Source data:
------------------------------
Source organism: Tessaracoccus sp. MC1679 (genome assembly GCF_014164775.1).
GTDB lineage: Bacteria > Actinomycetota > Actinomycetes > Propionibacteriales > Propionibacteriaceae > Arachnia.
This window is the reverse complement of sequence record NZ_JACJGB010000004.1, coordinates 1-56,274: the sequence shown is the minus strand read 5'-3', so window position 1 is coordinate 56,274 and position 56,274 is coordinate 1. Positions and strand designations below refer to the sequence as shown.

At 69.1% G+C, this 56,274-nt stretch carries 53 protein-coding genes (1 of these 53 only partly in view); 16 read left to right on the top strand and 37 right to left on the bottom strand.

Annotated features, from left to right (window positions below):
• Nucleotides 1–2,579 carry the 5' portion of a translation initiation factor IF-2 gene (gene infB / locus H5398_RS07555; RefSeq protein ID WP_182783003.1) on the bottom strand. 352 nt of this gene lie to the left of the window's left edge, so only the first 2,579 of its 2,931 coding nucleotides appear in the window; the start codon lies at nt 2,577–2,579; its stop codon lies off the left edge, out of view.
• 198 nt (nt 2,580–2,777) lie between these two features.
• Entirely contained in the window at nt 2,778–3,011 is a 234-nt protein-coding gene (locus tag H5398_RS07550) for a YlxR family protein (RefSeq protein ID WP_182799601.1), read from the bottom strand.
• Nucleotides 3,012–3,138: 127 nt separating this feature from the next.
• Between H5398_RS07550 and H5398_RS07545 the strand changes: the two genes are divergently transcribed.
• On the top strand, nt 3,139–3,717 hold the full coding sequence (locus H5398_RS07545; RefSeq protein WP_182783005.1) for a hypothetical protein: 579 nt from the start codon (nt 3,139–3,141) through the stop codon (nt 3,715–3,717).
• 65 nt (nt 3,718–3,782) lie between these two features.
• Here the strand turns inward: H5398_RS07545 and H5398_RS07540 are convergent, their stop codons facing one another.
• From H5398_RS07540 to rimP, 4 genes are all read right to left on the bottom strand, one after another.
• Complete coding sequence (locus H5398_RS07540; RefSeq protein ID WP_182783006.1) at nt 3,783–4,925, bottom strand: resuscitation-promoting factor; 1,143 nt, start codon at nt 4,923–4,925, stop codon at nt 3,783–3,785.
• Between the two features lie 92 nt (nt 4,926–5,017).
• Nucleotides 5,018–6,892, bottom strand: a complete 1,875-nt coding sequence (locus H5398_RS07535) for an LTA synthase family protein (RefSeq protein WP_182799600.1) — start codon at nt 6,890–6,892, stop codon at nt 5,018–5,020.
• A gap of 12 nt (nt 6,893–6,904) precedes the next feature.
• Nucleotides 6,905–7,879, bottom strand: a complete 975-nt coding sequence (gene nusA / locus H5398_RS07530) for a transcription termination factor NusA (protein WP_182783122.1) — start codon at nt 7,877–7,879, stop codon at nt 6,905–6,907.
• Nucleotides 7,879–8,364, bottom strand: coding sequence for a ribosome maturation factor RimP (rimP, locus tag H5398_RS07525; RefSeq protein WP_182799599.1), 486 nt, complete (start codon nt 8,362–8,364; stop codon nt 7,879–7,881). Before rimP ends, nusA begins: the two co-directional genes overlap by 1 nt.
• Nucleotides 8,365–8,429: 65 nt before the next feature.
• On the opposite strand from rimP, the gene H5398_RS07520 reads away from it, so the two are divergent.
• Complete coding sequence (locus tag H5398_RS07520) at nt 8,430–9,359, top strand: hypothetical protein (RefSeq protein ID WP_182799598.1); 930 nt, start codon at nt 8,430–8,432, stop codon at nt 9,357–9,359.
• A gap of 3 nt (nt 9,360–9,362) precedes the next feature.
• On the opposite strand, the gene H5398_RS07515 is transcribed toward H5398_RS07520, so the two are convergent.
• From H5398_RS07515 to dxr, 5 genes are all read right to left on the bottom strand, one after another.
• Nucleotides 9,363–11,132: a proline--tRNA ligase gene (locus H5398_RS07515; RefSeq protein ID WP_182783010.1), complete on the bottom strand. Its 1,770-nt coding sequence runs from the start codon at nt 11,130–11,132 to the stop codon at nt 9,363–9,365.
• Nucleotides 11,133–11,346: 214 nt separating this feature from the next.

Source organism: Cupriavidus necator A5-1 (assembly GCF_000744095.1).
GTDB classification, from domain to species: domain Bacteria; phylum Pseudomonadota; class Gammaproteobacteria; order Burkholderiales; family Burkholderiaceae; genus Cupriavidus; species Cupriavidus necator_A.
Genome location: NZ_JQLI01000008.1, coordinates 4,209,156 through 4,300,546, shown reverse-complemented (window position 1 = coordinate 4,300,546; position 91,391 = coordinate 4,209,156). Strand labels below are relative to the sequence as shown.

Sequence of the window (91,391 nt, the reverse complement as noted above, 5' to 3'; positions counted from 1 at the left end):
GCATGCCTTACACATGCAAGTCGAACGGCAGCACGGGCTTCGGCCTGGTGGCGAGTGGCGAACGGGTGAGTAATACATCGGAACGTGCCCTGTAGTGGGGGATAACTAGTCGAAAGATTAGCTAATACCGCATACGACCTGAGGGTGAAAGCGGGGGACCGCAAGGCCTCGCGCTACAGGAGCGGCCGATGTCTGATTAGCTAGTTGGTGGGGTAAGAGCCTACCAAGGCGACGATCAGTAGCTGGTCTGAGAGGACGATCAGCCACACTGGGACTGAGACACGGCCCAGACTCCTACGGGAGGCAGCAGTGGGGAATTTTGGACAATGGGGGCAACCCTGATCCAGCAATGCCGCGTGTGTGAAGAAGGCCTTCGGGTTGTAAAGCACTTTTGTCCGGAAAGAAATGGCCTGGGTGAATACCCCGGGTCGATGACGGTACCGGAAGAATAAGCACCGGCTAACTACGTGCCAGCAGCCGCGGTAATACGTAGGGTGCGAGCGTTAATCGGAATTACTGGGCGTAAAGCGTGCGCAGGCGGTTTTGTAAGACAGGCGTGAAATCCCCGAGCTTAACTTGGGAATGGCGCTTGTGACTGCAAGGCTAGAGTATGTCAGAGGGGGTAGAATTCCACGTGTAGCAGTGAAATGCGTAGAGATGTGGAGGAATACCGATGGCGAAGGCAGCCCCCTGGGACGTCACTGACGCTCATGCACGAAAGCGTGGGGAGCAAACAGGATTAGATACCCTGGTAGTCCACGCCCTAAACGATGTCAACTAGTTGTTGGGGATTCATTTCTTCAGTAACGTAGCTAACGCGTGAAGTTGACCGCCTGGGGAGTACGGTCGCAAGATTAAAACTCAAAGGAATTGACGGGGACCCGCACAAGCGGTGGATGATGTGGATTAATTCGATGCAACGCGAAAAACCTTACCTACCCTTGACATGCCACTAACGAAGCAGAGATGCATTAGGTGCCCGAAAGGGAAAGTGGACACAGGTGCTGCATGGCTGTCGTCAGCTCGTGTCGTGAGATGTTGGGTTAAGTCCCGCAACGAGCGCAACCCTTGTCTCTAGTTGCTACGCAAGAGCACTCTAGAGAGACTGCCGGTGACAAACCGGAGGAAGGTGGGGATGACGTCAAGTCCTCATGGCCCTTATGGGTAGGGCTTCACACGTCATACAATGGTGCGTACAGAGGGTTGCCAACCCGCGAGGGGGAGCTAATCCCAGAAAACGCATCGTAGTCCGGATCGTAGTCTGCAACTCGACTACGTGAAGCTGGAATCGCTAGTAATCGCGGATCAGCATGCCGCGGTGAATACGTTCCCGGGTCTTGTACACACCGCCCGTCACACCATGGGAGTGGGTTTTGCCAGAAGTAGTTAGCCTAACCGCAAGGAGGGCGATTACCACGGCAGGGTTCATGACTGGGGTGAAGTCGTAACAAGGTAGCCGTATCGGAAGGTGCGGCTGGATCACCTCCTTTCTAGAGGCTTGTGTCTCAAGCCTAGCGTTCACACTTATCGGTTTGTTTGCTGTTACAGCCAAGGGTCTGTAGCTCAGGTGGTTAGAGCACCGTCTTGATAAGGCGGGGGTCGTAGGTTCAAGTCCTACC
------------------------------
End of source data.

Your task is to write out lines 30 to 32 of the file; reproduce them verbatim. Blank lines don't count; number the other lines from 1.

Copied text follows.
GTDB classification, from domain to species: domain Bacteria; phylum Pseudomonadota; class Gammaproteobacteria; order Burkholderiales; family Burkholderiaceae; genus Cupriavidus; species Cupriavidus necator_A.
Genome location: NZ_JQLI01000008.1, coordinates 4,209,156 through 4,300,546, shown reverse-complemented (window position 1 = coordinate 4,300,546; position 91,391 = coordinate 4,209,156). Strand labels below are relative to the sequence as shown.

Sequence of the window (91,391 nt, the reverse complement as noted above, 5' to 3'; positions counted from 1 at the left end):